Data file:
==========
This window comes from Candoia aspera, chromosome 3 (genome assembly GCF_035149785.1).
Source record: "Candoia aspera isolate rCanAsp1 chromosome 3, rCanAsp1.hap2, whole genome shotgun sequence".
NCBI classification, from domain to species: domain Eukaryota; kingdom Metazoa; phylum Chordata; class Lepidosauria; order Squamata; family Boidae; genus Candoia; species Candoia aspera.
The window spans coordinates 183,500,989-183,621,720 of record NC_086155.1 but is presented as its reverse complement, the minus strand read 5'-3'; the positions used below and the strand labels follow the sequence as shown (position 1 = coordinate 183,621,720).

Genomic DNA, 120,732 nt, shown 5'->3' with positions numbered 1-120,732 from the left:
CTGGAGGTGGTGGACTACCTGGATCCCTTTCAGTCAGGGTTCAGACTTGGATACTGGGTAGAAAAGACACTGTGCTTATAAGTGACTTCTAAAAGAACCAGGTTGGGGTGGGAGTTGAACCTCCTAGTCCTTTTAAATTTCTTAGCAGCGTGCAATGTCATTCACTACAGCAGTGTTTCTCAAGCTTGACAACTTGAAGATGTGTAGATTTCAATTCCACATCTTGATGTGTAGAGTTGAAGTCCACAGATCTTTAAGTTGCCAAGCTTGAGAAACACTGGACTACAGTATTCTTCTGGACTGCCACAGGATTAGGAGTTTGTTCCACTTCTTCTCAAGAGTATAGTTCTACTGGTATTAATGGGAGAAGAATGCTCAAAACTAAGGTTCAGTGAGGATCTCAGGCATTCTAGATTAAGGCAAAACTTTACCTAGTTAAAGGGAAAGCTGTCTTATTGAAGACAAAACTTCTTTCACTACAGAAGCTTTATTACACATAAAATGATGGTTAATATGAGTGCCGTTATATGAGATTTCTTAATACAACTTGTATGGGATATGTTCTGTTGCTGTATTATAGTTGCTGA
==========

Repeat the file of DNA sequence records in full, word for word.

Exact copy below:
This window comes from Candoia aspera, chromosome 3 (genome assembly GCF_035149785.1).
Source record: "Candoia aspera isolate rCanAsp1 chromosome 3, rCanAsp1.hap2, whole genome shotgun sequence".
NCBI classification, from domain to species: domain Eukaryota; kingdom Metazoa; phylum Chordata; class Lepidosauria; order Squamata; family Boidae; genus Candoia; species Candoia aspera.
The window spans coordinates 183,500,989-183,621,720 of record NC_086155.1 but is presented as its reverse complement, the minus strand read 5'-3'; the positions used below and the strand labels follow the sequence as shown (position 1 = coordinate 183,621,720).

Genomic DNA, 120,732 nt, shown 5'->3' with positions numbered 1-120,732 from the left:
CTGGAGGTGGTGGACTACCTGGATCCCTTTCAGTCAGGGTTCAGACTTGGATACTGGGTAGAAAAGACACTGTGCTTATAAGTGACTTCTAAAAGAACCAGGTTGGGGTGGGAGTTGAACCTCCTAGTCCTTTTAAATTTCTTAGCAGCGTGCAATGTCATTCACTACAGCAGTGTTTCTCAAGCTTGACAACTTGAAGATGTGTAGATTTCAATTCCACATCTTGATGTGTAGAGTTGAAGTCCACAGATCTTTAAGTTGCCAAGCTTGAGAAACACTGGACTACAGTATTCTTCTGGACTGCCACAGGATTAGGAGTTTGTTCCACTTCTTCTCAAGAGTATAGTTCTACTGGTATTAATGGGAGAAGAATGCTCAAAACTAAGGTTCAGTGAGGATCTCAGGCATTCTAGATTAAGGCAAAACTTTACCTAGTTAAAGGGAAAGCTGTCTTATTGAAGACAAAACTTCTTTCACTACAGAAGCTTTATTACACATAAAATGATGGTTAATATGAGTGCCGTTATATGAGATTTCTTAATACAACTTGTATGGGATATGTTCTGTTGCTGTATTATAGTTGCTGA